Bengaluru: The Karnataka High Court has ruled that those under the employment of Karnataka Milk Federation (KMF) are ‘public servants’ and therefore can be tried under the Prevention of Corruption Act.
Justice M Nagaprasanna passed the judgement in a case where a former general manager of Nandini Milk Products (a unit of KMF) had challenged the Anti-Corruption Bureau (ACB) action against him for amassing disproportionate assets.
The HC said the petitioner being a General Manager undoubtedly performs public duty and the government obligations of such public duty were transferred to the Federation when the Federation was created, therefore, the inescapable conclusion would be that the petitioner would be a public servant within the meaning of Section 2(c) of the Act.
The case was registered against V Krishna Reddy under the Act in 2021 and is pending before the Principal District and Sessions Judge at Chikkaballapura. He had joined KMF as a technical officer in 1997 and reached the post of general manager. An ACB probe found he had disproportionate assets to the tune of 107.70 per cent. He had approached the HC which had granted a stay on the proceedings on March nine, 2022.
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“The figures shown in the assets and liabilities statement run to several crores. The aforesaid facts are a matter of record though they are figures prima facie,” the HC said.
The HC held it does not matter how much percentage of share the Government holds in an entity. But even if a ‘sprinkling aid’ is provided it would be sufficient to bring an employee with the definition of ‘public servant.’ “If the petitioner is a public servant under the Act, the registration of crime against him for offence punishable under Section 13(1)(b) of the Act, cannot be found fault with as it cannot be said, that it is, dehors jurisdiction,” the Court said dismissing Reddy’s petition.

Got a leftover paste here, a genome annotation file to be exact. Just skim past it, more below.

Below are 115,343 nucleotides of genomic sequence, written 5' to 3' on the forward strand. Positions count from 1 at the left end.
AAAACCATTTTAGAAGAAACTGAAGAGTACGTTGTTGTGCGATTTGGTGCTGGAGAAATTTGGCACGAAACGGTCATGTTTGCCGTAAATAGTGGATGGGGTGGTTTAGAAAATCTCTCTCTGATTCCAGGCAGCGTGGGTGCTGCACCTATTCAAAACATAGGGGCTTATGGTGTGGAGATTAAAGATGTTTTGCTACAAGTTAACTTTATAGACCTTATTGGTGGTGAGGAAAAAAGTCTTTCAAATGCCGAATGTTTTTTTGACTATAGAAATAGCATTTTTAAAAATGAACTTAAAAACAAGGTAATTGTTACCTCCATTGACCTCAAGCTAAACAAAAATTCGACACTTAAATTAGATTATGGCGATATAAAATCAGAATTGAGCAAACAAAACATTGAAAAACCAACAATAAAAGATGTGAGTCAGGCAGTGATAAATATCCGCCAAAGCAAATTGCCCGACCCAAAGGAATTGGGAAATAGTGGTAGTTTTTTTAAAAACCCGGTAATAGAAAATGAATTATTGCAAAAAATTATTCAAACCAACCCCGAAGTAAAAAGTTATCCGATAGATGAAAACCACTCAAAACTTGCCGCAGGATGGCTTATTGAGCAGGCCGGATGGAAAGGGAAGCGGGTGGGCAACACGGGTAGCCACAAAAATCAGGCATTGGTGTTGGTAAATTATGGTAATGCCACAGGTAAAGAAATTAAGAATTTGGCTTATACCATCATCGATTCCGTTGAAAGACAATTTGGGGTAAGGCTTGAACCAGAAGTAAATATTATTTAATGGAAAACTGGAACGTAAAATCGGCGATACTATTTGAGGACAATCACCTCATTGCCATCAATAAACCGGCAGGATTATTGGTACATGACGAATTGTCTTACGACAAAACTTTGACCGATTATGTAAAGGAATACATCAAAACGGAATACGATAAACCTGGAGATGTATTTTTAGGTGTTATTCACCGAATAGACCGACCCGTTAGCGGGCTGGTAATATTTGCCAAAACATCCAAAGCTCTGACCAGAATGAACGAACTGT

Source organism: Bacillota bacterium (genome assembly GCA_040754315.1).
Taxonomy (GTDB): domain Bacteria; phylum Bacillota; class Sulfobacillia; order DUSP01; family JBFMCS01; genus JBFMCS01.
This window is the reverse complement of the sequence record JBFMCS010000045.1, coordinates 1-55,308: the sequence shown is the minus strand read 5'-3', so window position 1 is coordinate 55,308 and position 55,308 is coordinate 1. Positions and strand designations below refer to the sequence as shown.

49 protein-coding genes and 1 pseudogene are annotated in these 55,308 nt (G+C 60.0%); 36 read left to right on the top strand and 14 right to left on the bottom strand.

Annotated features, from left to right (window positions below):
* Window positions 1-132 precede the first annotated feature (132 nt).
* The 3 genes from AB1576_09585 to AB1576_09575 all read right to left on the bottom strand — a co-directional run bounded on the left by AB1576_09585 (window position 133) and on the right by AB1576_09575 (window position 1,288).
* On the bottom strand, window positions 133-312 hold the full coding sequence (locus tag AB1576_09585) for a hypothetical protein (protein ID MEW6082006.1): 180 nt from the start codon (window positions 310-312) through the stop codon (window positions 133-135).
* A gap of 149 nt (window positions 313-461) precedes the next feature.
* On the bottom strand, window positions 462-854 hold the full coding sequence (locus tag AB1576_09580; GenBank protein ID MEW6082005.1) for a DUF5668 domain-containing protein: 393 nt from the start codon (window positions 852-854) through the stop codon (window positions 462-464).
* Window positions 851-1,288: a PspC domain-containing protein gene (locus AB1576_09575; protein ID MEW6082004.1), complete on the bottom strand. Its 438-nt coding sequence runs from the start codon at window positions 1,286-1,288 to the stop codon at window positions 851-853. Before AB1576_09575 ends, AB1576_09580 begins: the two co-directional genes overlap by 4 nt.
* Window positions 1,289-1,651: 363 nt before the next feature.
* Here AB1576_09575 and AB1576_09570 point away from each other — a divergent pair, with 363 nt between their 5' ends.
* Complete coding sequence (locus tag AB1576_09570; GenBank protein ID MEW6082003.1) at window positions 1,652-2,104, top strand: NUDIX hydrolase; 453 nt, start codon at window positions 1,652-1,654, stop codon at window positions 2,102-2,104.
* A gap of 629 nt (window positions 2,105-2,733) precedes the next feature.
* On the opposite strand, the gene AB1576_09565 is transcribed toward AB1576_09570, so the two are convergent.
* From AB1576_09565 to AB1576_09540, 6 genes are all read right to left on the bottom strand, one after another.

Commenting on corruption in public life, the HC said in the judgement, “It is beyond any cavil of doubt that corruption has percolated to every nook and corner of public life in the country and has become an issue in all walks of life posing a grave danger to the concept of constitutional governance; corruption emerges in various hues and forms and is, therefore, unfathomable.”
Citing the Supreme Court verdict in the ‘Mansukhbhai Kanjibhai Shah’ case, the HC said, “Zero tolerance towards corruption should be the top-notch priority for ensuring system based and driven, transparent and responsive governance. Corruption cannot be annihilated but strategically be dwindled by reducing monopoly and enabling transparency in decision-making.”